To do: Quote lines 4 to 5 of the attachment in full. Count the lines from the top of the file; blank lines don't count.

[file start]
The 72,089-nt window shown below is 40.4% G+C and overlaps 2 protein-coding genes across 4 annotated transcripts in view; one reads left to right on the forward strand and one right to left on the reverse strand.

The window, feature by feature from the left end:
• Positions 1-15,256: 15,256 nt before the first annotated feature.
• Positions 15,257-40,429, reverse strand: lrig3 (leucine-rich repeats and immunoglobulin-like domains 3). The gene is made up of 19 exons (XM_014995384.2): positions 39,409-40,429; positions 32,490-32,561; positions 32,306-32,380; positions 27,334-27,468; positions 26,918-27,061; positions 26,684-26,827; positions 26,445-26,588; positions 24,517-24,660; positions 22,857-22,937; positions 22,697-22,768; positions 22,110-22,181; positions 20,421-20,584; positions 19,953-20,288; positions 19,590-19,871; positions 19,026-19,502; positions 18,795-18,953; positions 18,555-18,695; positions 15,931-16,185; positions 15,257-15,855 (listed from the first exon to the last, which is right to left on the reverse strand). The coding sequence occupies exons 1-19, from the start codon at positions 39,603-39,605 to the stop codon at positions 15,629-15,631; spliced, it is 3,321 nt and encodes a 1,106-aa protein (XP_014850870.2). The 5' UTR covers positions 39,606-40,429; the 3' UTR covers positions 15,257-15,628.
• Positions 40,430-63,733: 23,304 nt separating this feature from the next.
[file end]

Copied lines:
• Positions 15,257-40,429, reverse strand: lrig3 (leucine-rich repeats and immunoglobulin-like domains 3). The gene is made up of 19 exons (XM_014995384.2): positions 39,409-40,429; positions 32,490-32,561; positions 32,306-32,380; positions 27,334-27,468; positions 26,918-27,061; positions 26,684-26,827; positions 26,445-26,588; positions 24,517-24,660; positions 22,857-22,937; positions 22,697-22,768; positions 22,110-22,181; positions 20,421-20,584; positions 19,953-20,288; positions 19,590-19,871; positions 19,026-19,502; positions 18,795-18,953; positions 18,555-18,695; positions 15,931-16,185; positions 15,257-15,855 (listed from the first exon to the last, which is right to left on the reverse strand). The coding sequence occupies exons 1-19, from the start codon at positions 39,603-39,605 to the stop codon at positions 15,629-15,631; spliced, it is 3,321 nt and encodes a 1,106-aa protein (XP_014850870.2). The 5' UTR covers positions 39,606-40,429; the 3' UTR covers positions 15,257-15,628.
• Positions 40,430-63,733: 23,304 nt separating this feature from the next.